There is always one band that sits as a slight curve ball in a six-band line-up and Haast’s deep post rock proved to be more of a cerebral challenge to many. This is a band who think intensely about their music, with a genuine message to deliver. Utilising recorded intros to their song led to a somewhat disjointed approach, with some reasonably long gaps between tracks. Not that this was a bad thing, as it allowed full digestion and appreciation of the previous song. The combination of dual vocals from drummer Hywel Williams and guitarist Adam Wrench works well, the interplay slick and passionate. With the band back to a four-piece with James Tottle on additional guitar alongside bassist Elliott Blake, who seemed lost in his own world of riffs at times, Haast are a band that will not suit all palettes but if they click with you, they will provide rich rewards. With 2021’s release ‘Made of Light’ still fresh, this was an energetic and impressive performance from a band who have the attitude and approach to go much further.

Live Review: Green Lung – Cardiff

Penultimate band of the evening and it was Swansea’s Sigiriya who were greeted as returning heroes to a room that was now starting to sweat. Matt Williams dropped his guitar to focus on frontman vocal duties and had the audience dancing and moving from the opening bars. The groove that this band lays down is phenomenal and effortless. A new song (‘Little Rager’) popped up amongst the set which saw a good mix of tunes from their three albums. Flanking Williams, bassist Paul Bidmead looked cool and collected whilst guitarist Stuart O’Hara rain danced with falling riffs. Meanwhile drummer Rhys Miles appeared intent on destroying his kit, such was his intensity. Plenty of grooving bike rock ripping through the crowd, and the infectious music quickly saw the most movement of the evening so far. If you haven’t ever seen these guys, then I highly recommend you rectify that as soon as you can.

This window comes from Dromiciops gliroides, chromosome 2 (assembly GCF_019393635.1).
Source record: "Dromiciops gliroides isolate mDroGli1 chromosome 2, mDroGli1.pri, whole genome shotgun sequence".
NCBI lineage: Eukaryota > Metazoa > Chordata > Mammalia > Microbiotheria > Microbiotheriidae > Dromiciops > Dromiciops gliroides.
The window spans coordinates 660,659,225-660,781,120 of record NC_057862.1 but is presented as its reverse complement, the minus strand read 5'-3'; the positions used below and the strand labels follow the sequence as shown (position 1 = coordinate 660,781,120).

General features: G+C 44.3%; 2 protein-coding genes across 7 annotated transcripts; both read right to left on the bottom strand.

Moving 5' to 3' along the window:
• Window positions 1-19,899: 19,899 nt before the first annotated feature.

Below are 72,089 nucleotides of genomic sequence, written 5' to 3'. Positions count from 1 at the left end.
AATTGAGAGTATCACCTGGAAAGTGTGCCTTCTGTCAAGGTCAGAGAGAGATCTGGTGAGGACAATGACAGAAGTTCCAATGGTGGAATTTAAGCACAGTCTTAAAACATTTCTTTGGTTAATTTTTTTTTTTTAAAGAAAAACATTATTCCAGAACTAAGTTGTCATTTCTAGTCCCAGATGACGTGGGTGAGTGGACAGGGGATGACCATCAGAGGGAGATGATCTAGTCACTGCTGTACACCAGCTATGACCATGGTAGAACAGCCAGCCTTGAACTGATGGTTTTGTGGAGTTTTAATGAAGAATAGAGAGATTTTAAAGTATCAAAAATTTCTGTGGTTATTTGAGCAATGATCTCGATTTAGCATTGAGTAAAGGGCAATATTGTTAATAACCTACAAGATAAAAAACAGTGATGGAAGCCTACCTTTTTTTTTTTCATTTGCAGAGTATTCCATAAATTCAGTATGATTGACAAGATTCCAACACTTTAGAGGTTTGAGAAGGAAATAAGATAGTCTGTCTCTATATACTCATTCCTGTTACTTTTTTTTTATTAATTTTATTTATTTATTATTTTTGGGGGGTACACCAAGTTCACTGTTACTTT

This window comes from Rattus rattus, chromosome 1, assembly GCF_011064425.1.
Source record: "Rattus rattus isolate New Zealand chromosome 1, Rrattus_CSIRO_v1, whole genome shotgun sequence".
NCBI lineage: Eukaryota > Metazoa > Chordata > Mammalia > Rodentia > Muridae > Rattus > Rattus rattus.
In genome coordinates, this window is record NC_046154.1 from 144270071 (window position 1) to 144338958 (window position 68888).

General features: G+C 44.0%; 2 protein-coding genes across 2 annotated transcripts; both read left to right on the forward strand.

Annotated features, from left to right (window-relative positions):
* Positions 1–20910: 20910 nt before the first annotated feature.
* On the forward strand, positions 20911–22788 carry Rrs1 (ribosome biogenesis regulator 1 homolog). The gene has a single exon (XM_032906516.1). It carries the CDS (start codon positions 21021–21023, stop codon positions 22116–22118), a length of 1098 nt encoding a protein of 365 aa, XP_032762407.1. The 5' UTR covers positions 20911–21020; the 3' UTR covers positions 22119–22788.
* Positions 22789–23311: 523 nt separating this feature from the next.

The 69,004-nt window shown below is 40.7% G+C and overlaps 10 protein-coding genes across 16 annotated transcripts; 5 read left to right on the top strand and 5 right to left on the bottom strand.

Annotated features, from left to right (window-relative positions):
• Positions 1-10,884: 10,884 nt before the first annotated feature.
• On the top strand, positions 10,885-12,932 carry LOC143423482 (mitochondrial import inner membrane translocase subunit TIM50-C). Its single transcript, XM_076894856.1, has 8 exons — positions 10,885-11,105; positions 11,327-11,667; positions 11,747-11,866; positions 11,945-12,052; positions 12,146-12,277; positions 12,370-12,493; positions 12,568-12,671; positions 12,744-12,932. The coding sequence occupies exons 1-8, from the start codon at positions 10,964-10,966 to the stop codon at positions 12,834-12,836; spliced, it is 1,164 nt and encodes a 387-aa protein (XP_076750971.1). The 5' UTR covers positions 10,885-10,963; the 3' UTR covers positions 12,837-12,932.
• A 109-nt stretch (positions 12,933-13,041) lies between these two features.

Live Review: Green Lung – Cardiff

A mere two weeks after Green Lung delivered a stunning main stage show at Hammerfest, the London Occult based quintet entered the stage to a huge ovation. The venue was heaving by this stage, and as Green Lung’s set list progressed, things got a bit tasty with a mosh pit occupying one side of the venue, and some over lubricated fans were removed following some ludicrous and repeated crowd surfing.  Green Lung were concluding a short UK tour and were as tight as they were in Birmingham. This was my fourth time seeing them since August 2021 and pleasingly, they added some of the deeper cuts from ‘Black Harvest’ in the shape of ‘Doomsayer’ and ‘Born to a Dying World’, both a bit prophetic given the current global situation.

Elsewhere, this was a setlist that contained the choicest songs from both albums, with a raucous encore of ‘Woodland Rites’ and ‘Let the Devil In’ now the standard closing duo. Their music was described this time as a cross between Sabbath and Ghost without the gimmicks which I’m sure many would agree with. However you view them, they are certainly riding the crest of  a deserved wave of popularity, with an enthusiastic crowd giving as good as they could in response to another sublime and powerful performance. Where Green Lung go next is an interesting question, but for now it may be time to reflect that it surely won’t be much longer that the band and crowd are able to participate in such an intimate show.

Live Review: Green Lung – Cardiff

All photo credits: Paul Hutchings